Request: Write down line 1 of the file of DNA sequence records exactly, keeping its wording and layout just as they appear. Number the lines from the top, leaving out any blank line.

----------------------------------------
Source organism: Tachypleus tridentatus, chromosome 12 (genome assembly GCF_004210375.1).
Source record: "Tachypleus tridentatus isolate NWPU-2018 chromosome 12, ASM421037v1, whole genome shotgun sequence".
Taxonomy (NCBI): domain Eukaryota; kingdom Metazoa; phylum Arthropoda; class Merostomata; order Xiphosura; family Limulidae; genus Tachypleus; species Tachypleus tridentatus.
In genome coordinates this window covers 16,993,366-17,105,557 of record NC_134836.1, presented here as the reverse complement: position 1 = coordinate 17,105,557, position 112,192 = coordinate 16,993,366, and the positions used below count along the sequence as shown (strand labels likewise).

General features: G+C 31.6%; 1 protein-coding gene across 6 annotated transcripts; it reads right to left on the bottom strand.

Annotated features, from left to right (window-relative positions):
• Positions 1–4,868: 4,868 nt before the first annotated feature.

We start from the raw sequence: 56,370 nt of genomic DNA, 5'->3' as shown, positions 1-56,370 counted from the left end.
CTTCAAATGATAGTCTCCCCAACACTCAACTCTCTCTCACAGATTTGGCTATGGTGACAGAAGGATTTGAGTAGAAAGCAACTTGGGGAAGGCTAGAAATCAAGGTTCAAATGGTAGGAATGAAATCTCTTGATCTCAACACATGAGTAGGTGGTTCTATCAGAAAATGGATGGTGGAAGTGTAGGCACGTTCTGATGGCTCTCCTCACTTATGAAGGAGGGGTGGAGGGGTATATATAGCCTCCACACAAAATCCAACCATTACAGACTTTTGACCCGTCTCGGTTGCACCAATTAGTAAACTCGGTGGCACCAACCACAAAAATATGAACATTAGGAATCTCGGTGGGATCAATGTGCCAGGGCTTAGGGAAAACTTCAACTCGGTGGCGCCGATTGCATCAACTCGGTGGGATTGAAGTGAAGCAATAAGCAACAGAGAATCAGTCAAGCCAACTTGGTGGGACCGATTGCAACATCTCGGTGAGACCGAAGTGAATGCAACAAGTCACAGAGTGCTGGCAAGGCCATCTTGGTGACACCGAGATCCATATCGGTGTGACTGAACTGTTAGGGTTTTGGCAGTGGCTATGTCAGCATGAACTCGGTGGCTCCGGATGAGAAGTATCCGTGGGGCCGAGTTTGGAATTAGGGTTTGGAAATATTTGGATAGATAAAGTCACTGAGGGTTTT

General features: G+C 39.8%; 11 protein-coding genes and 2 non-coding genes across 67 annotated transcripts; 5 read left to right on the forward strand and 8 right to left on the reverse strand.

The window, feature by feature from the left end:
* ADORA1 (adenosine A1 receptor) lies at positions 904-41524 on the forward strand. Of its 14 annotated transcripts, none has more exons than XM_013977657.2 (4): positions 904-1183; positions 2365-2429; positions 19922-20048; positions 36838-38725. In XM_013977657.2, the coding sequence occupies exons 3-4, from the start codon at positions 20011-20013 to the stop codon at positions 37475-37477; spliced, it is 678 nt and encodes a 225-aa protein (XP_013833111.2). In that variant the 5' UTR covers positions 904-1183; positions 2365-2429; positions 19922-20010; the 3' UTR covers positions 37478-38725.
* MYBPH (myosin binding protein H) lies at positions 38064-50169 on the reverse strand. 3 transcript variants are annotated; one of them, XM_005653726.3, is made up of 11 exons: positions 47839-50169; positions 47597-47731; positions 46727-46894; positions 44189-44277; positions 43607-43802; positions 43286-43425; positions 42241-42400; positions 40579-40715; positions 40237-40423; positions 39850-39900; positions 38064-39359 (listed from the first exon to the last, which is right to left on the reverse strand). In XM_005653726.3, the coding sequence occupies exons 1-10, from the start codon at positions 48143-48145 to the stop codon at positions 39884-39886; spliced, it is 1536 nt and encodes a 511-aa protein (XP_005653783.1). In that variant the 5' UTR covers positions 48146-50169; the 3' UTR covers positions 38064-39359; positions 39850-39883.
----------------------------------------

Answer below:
Source organism: Tachypleus tridentatus, chromosome 12 (genome assembly GCF_004210375.1).